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Strickland, 35, became a central figure in the case after police accused his girlfriend and business partner, Kaitlin Armstrong, of shooting and killing Wilson in Austin, Texas, on May 11. According to an arrest affidavit distributed by the Austin police, Strickland told police that he and Wilson had pursued a romantic relationship in 2021 during a break in his relationship with Armstrong. Strickland also told police that he had purchased a nine-millimeter handgun for Armstrong in December, which investigators believe was used in the killing.
In response to these details, component brand Enve Composites, bicycle company Specialized, and apparel brand Rapha all cut ties with Strickland.
“We were horrified to learn about Moriah Wilson’s death and as more details continue to come out in the media, the shock and sadness deepens,” reads a statement from Enve Composites. “Her murder and subsequent details regarding her death have been hard to process and as an industry, we’re left in a position we’ve never been in before. After speaking with Colin, we’ve mutually agreed to end the contract and partnership. We hope that Moriah’s family and the cycling world as a whole are able to heal in time.”
Another sponsor, Allied Cycle Works, distanced itself from Strickland in a comment provided to VeloNews.
“Given the circumstances, Colin Strickland is not expected to represent Allied at future races,” the comment said.
Specialized, which sponsored Strickland’s helmet, shoes, tires, and mountain bike, was the first brand to cut ties with him. It released a statement on Saturday, May 21, parting ways with Strickland.
“He will no longer be a sponsored athlete for the brand,” a statement said.
Rapha, Strickland’s clothing sponsor since January 2020, issued an updated statement on Tuesday.
“Like many, we have been following the news around the incredibly tragic death of gravel and mountain bike prodigy and prominent member of the American cycling community, Moriah ‘Mo’ Wilson. We are deeply saddened by her senseless death and we are sending our condolences to Mo’s family and friends. In light of recent events we have mutually agreed to end our partnership with Colin Strickland with immediate effect.”
In addition to providing apparel, Rapha provided Strickland with a “sponsorship fee,” but the brand would not detail that amount. Strickland’s contract with the brand was signed through the end of 2022.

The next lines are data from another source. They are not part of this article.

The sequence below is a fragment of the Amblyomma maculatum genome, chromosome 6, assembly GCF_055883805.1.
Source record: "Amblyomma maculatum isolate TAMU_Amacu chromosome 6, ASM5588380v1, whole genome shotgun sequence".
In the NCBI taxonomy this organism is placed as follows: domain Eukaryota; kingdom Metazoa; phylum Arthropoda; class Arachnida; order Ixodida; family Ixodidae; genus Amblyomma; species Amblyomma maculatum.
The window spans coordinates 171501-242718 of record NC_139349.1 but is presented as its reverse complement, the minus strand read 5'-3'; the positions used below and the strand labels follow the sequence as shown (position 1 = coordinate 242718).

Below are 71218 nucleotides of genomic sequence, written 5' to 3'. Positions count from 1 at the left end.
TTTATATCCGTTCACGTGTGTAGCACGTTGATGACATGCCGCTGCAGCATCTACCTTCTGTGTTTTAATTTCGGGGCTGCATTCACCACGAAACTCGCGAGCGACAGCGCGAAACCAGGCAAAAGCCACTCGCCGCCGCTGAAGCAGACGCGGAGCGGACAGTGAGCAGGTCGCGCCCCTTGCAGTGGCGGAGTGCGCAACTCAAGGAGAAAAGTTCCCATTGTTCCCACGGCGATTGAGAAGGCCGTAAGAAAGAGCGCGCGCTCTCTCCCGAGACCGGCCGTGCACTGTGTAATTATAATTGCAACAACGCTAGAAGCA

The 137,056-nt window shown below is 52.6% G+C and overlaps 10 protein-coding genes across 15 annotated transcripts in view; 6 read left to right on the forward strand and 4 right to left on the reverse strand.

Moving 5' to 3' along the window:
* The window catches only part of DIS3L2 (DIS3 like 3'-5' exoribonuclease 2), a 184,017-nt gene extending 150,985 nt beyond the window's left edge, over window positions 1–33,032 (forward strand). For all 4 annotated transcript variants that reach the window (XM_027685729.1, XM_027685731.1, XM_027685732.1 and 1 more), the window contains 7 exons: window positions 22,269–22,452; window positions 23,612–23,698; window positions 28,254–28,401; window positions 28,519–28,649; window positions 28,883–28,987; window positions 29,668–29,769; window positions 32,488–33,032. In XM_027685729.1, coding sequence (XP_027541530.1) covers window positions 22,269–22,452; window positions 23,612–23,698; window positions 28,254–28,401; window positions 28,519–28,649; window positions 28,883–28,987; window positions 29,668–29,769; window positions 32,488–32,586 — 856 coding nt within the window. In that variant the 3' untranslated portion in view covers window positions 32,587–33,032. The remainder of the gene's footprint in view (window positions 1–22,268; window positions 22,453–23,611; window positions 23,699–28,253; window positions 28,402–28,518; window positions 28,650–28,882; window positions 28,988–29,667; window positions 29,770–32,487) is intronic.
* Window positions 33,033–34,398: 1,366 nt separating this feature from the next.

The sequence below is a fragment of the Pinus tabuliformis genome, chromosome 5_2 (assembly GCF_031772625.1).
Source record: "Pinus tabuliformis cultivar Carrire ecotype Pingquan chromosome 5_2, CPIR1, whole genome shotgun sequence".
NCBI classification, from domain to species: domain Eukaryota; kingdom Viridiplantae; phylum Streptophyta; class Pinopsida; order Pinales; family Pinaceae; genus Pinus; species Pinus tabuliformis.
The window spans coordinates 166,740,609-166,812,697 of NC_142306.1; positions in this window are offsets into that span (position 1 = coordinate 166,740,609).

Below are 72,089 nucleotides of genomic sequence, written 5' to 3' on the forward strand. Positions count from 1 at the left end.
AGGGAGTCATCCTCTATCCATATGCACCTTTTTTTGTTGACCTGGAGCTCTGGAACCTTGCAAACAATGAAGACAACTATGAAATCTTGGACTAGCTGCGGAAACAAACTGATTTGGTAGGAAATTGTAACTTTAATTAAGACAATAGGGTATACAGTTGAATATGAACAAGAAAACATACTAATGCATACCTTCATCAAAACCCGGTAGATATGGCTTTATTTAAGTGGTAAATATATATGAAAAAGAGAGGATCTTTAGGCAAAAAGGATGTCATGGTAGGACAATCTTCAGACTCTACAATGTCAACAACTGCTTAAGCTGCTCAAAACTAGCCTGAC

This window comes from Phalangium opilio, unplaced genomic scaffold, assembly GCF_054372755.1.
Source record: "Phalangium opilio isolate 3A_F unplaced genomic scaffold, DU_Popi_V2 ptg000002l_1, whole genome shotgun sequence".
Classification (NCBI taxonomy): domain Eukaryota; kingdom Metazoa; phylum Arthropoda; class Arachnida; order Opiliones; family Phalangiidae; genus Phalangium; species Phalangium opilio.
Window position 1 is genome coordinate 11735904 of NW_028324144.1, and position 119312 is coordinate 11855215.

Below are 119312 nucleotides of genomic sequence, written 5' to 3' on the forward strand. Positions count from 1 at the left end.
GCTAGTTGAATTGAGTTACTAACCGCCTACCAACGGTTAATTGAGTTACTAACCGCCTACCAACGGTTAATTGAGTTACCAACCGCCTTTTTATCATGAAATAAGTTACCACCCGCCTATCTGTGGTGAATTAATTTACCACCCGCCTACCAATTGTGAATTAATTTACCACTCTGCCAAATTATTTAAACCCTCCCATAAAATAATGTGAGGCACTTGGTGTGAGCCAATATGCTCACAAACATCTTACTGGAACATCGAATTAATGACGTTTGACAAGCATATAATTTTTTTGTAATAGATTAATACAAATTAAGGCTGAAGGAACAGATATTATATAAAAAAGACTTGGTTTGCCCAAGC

Strickland is also sponsored by energy-drink company Red Bull.
On Monday, VeloNews contacted Red Bull and received an email from a senior communications manager that read, “thank you for reaching out. This is a matter for the authorities.” The representative declined further comment. Another one of Strickland’s sponsors, the Austin, Texas, café The Meteor, also declined to provide plans about its future relationship with Strickland. The Meteor also sponsored Wilson.
Chris St. Peter, cofounder of The Meteor, told VeloNews, “we have no other comments at this time, other than we mourn Mo’s tragic death and extend our deepest condolences to her family.”
An arrest warrant was issued for Armstrong on May 19, and the 34-year-old is now on the run and being sought by the U.S. marshals.
In the affidavit and arrest warrant filed by the Travis County District Court on the same day, Strickland spoke about his relationships with both Armstrong and Wilson in a voluntary interview. Strickland said he was with Wilson in the hours leading up to her death on May 11.
The affidavit reveals the two went swimming at the Deep Eddy pool in Austin and afterward ate at Pool Burger. The affidavit states that Strickland dropped Wilson off at the friend’s house where she was staying and left without entering the house.
Minutes later, a car registered to Armstrong pulled up. About an hour and a half later, Wilson’s friend returned home to find the 25-year-old shot to death, the affidavit read.
Strickland told police he had not seen Armstrong since May 13. He has not been charged with a crime, and he issued a statement saying he has fully cooperated with authorities. The statement, issued to the Austin American-Statesman on May 20, said he felt “tortured about my proximity to this horrible crime.”